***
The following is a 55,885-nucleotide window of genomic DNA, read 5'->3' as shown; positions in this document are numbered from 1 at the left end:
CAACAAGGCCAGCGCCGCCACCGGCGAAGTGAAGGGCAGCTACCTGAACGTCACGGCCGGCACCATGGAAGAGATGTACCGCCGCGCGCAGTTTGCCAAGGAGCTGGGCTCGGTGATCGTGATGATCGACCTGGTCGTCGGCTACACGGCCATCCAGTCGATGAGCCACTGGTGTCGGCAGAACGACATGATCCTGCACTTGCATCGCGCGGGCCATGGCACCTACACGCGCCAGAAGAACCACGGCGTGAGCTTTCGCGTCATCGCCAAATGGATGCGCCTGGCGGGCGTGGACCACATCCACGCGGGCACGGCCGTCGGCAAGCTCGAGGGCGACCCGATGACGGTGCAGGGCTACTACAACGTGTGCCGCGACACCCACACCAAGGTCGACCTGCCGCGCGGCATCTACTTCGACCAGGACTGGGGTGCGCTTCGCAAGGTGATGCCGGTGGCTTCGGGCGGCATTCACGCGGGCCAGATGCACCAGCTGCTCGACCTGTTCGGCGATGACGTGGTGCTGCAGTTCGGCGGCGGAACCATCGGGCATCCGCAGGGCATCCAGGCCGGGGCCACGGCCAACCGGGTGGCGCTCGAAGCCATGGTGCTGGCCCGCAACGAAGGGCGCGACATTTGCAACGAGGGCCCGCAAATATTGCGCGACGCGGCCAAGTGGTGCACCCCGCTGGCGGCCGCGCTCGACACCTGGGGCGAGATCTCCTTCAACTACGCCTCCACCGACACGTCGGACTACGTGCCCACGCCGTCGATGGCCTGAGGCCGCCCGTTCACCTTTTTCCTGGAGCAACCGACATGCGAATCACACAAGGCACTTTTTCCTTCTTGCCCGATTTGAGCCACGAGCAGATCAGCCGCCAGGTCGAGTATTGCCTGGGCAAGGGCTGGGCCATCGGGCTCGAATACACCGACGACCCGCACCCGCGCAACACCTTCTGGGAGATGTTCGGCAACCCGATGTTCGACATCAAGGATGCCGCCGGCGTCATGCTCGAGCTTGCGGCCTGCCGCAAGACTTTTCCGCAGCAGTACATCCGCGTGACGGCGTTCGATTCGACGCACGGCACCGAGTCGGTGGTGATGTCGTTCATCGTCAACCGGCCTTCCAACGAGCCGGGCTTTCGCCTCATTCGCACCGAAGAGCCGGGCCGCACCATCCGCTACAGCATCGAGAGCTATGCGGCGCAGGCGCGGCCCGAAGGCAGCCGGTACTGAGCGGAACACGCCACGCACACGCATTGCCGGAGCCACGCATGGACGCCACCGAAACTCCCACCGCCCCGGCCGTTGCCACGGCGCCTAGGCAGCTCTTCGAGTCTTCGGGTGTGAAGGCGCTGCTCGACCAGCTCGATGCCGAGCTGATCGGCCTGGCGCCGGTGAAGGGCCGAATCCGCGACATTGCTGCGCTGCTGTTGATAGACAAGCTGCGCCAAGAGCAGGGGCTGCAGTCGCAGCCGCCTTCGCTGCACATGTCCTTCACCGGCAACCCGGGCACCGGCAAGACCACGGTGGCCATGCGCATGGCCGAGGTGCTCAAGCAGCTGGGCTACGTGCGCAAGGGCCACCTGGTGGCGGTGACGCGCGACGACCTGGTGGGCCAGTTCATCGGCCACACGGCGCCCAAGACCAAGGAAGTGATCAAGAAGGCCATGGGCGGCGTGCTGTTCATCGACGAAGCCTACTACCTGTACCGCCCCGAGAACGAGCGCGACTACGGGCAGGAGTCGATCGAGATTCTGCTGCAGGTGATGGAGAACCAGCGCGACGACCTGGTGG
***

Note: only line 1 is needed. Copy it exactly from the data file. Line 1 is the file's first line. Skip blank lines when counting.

The following is a 55,885-nucleotide window of genomic DNA, read 5'->3' as shown; positions in this document are numbered from 1 at the left end: